The information provided here comes from various sources, none of which are attorneys.

The information on the costs of legal malpractice insurance comes from the Congressional Budget Office, as does the information on costs attributable to innovation.

The information on overhead costs come from Harvard Medical School and the Canadian Institute for Health Information.

The information on prescribing medically unnecessary tests/procedures come from a study by Dartmouth’s Institute for Health Policy and Clinical Practice, various follow up studies, and studies published by the Journal of American Medical Asssociation (i.e. doctors).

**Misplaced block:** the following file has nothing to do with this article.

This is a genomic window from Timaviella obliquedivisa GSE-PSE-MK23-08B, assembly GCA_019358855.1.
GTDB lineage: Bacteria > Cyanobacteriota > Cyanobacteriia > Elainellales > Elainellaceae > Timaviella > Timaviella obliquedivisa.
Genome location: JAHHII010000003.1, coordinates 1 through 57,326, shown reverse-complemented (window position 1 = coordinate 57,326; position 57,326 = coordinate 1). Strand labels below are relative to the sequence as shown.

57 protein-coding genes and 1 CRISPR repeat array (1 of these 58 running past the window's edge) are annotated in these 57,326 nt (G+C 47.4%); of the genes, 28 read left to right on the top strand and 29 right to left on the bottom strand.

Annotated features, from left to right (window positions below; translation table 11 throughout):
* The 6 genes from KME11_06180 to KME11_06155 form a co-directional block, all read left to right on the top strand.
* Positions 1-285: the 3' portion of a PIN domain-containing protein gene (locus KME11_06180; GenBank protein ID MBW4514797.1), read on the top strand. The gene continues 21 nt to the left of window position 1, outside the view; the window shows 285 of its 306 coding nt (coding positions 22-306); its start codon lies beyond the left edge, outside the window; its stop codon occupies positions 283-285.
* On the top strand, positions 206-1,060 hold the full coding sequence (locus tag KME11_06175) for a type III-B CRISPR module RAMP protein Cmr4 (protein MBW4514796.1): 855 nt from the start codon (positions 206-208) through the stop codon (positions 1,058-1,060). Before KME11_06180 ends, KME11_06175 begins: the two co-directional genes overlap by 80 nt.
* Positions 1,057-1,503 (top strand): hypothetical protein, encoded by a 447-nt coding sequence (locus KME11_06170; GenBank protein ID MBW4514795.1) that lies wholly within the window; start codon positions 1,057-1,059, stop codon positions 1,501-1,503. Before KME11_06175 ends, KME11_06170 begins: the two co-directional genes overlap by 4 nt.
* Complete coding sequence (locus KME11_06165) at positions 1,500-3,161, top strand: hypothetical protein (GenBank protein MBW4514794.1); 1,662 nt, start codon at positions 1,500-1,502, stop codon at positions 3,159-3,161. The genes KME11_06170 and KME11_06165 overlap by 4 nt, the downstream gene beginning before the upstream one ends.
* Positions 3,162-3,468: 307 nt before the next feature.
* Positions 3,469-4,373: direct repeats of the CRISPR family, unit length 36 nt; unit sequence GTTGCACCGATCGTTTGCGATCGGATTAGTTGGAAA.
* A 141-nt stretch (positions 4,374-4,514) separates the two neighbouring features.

AndrewPrice said...

Bev, On legal reform, which we will discuss in depth, fee shifting can help, but that alone won't solve the problem.

Also, you said "All I want is for my doctor to administer my healthcare, not a bureaucrat, not a lawyer and certainly not the government."

I think you'll be happy with our solution.

patti said...

we have just gone thru the circus that is inpatient healthcare. oh the stories i can tell. something that always strikes me, as a savvy consumer in all other areas of my life, is how i am not offered a price menu of options. you tell me what's wrong and then get out of my way as i research the best methods and pricing.

this works best in non-emergency settings, but you get the idea.

LawHawkSF said...

Bev: Dont' blame me. It's all Andrew's fault! I was too busy springing criminals, putting union employees out of work, and breaking up marriages to have time for personal injury suits.